Association of Borderline Intellectual Functioning and Adverse Childhood Experience with adult psychiatric morbidity:Findings from a British birth cohort

Hassiotis, A and Brown, E and Harris, J and Helm, D and Munir, K and Salvador-Carulla, L and Bertelli, M and Baghdadli, A and Wieland, J and Novell-Alsina, R and Cid, J and Vergés, L and Martínez-Leal, R and Mutluer, T and Ismayilov, F and Emerson, Eric (2019) Association of Borderline Intellectual Functioning and Adverse Childhood Experience with adult psychiatric morbidity:Findings from a British birth cohort. BMC Psychiatry, 19. ISSN 1471-244X

[img] Text (Hassiotis 2019)
Hassiotis_2019.pdf - Published Version
Available under License Creative Commons Attribution.

Download (720kB)

Abstract

Background To examine whether Borderline Intellectual Functioning (BIF) and Adverse Childhood Experiences independently predict adult psychiatric morbidity. Methods We performed a secondary analysis of longitudinal data derived from the 1970 British Birth Cohort Study to examine whether BIF and Adverse Childhood Experiences independently predict adult mental distress as measured by the Malaise Inventory. Factor analysis was used to derive a proxy measure of IQ from cognitive testing at age 10 or 5. Variables that could be indicators of exposure to Adverse Childhood Experiences were identified and grouped into health related and socio-economic related adversity. Results Children with BIF were significantly more likely than their peers to have been exposed to Adverse Childhood Experiences (BIF mean 5.90, non-BIF mean 3.19; Mann-Whitney z = 31.74, p < 0.001). As adults, participants with BIF were significantly more likely to score above the cut-off on the Malaise Inventory. We found statistically significant relationships between the number of socio-economic Adverse Childhood Experiences and poorer adult psychiatric morbidity (r range 0.104–0.141, all p < 001). At all ages the indirect mediating effects of Adverse Childhood Experiences were significantly related to adult psychiatric morbidity. Conclusions The relationship between BIF and adult psychiatric morbidity appears to be partially mediated by exposure to Adverse Childhood Experiences. Where possible, targeting Adverse Childhood Experiences through early detection, prevention and interventions may improve psychiatric morbidity in this population group.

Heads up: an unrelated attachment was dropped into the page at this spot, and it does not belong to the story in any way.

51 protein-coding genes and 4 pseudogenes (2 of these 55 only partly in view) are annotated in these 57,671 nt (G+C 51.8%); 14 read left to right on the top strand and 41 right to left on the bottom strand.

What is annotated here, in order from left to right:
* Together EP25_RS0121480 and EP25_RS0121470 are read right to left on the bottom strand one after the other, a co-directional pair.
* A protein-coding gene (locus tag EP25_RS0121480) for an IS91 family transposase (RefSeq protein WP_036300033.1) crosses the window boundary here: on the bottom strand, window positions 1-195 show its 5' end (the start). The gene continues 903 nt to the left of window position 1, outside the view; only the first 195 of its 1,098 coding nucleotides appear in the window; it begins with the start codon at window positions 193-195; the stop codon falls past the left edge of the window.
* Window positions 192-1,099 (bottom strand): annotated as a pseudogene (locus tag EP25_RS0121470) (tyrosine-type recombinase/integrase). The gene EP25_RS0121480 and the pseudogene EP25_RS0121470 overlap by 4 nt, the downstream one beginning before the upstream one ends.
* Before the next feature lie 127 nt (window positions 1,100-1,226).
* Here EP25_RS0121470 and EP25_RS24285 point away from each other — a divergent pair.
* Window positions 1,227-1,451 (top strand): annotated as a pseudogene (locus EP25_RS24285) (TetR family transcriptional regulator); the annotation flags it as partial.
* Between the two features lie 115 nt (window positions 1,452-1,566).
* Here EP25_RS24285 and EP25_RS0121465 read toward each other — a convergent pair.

Item Type: Journal Article
Journal or Publication Title: BMC Psychiatry
Uncontrolled Keywords: /dk/atira/pure/subjectarea/asjc/2700/2738
Subjects:
Departments: Faculty of Health and Medicine > Health Research
ID Code: 139942
Deposited By: ep_importer_pure
Deposited On: 07 Jan 2020 15:45
Refereed?: Yes
Published?: Published
Last Modified: 20 Feb 2020 04:28
URI: https://eprints.lancs.ac.uk/id/eprint/139942

Actions (login required)

View Item View Item